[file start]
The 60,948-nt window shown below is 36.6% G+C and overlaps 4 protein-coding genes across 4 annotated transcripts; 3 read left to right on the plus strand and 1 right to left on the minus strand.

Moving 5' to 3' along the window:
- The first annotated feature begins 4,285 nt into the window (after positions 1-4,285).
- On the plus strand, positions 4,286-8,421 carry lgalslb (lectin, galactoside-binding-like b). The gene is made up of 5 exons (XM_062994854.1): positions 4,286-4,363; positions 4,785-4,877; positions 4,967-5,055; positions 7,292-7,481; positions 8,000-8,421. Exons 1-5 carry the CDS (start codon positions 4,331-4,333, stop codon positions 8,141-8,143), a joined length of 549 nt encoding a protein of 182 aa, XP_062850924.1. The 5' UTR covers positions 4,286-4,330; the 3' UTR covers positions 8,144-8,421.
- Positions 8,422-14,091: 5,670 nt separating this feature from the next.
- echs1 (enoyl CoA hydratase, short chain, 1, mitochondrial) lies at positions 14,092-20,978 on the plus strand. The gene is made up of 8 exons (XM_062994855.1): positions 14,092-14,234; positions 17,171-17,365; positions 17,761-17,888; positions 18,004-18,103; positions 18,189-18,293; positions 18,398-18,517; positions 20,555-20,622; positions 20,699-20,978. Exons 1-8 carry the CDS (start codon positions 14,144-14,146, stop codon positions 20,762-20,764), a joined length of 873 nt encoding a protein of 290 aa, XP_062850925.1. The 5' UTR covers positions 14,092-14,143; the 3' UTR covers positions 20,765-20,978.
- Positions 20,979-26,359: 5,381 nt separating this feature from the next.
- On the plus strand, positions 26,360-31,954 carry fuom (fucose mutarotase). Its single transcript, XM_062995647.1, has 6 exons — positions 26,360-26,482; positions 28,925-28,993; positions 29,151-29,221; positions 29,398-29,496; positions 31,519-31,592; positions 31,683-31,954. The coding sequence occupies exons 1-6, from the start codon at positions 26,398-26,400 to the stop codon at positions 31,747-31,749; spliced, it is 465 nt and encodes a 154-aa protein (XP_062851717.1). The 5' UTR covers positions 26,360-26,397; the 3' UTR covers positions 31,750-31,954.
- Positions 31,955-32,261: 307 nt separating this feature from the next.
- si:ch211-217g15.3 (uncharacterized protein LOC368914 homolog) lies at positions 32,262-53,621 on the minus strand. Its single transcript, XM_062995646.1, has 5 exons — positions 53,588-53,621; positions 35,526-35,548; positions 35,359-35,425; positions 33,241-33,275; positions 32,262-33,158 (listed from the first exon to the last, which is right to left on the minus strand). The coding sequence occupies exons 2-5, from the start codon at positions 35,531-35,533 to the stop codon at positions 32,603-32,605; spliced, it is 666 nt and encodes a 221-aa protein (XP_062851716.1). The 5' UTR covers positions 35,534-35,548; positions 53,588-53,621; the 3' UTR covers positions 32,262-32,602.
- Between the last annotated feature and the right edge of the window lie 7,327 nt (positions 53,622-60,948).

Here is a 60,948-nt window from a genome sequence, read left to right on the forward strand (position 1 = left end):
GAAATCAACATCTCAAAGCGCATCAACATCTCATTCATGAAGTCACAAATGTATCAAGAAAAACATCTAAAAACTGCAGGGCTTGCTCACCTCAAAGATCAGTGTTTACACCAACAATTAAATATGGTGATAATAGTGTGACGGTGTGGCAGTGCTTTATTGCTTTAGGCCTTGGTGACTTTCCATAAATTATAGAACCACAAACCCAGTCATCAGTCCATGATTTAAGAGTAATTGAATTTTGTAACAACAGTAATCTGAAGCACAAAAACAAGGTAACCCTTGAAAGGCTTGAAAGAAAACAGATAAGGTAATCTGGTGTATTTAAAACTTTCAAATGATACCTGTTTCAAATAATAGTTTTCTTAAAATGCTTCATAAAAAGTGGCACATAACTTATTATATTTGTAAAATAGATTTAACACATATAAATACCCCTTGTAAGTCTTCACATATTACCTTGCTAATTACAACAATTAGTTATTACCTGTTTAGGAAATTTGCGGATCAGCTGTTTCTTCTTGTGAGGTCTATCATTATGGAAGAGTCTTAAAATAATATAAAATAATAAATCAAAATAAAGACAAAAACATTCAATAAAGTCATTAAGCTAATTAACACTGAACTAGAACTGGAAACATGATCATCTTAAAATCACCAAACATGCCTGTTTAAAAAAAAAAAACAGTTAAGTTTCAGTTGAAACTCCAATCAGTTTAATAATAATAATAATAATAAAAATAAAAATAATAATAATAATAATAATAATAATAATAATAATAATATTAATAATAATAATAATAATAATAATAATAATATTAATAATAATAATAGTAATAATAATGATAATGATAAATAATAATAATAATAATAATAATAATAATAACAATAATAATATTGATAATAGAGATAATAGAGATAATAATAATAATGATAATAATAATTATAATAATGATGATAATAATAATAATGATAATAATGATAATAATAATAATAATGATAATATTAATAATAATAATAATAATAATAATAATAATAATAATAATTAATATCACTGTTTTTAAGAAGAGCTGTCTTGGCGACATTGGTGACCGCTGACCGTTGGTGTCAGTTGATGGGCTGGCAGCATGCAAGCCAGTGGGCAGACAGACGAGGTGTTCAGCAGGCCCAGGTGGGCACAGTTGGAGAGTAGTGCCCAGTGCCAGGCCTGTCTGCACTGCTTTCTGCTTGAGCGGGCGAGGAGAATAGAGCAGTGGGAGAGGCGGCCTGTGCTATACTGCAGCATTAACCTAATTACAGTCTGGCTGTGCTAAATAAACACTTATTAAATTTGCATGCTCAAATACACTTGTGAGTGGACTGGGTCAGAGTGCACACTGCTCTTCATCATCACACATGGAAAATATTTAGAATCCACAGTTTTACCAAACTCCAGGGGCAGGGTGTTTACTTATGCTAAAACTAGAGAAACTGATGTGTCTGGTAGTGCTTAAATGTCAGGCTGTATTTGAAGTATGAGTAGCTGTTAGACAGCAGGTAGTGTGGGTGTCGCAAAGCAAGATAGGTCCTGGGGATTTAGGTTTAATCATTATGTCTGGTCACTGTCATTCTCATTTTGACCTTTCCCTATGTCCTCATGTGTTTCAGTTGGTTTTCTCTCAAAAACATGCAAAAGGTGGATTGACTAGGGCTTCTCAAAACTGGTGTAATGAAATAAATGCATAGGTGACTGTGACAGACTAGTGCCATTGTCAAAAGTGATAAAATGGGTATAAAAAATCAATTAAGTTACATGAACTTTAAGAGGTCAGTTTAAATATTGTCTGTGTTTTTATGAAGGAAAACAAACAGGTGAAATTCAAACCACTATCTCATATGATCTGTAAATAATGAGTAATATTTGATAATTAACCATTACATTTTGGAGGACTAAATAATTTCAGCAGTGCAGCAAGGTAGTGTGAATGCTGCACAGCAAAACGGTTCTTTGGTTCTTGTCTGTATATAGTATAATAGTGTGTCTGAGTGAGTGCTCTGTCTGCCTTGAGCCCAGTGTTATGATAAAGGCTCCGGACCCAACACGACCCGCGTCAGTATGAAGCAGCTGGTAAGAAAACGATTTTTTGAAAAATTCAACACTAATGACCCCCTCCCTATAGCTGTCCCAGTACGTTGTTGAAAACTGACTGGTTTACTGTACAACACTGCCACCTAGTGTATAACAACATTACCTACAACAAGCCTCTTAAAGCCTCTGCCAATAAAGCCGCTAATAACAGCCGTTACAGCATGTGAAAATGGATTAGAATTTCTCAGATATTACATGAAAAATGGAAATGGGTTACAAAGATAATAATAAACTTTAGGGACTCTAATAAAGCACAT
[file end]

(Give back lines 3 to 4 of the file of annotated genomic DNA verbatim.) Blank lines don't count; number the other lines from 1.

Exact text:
- The first annotated feature begins 4,285 nt into the window (after positions 1-4,285).
- On the plus strand, positions 4,286-8,421 carry lgalslb (lectin, galactoside-binding-like b). The gene is made up of 5 exons (XM_062994854.1): positions 4,286-4,363; positions 4,785-4,877; positions 4,967-5,055; positions 7,292-7,481; positions 8,000-8,421. Exons 1-5 carry the CDS (start codon positions 4,331-4,333, stop codon positions 8,141-8,143), a joined length of 549 nt encoding a protein of 182 aa, XP_062850924.1. The 5' UTR covers positions 4,286-4,330; the 3' UTR covers positions 8,144-8,421.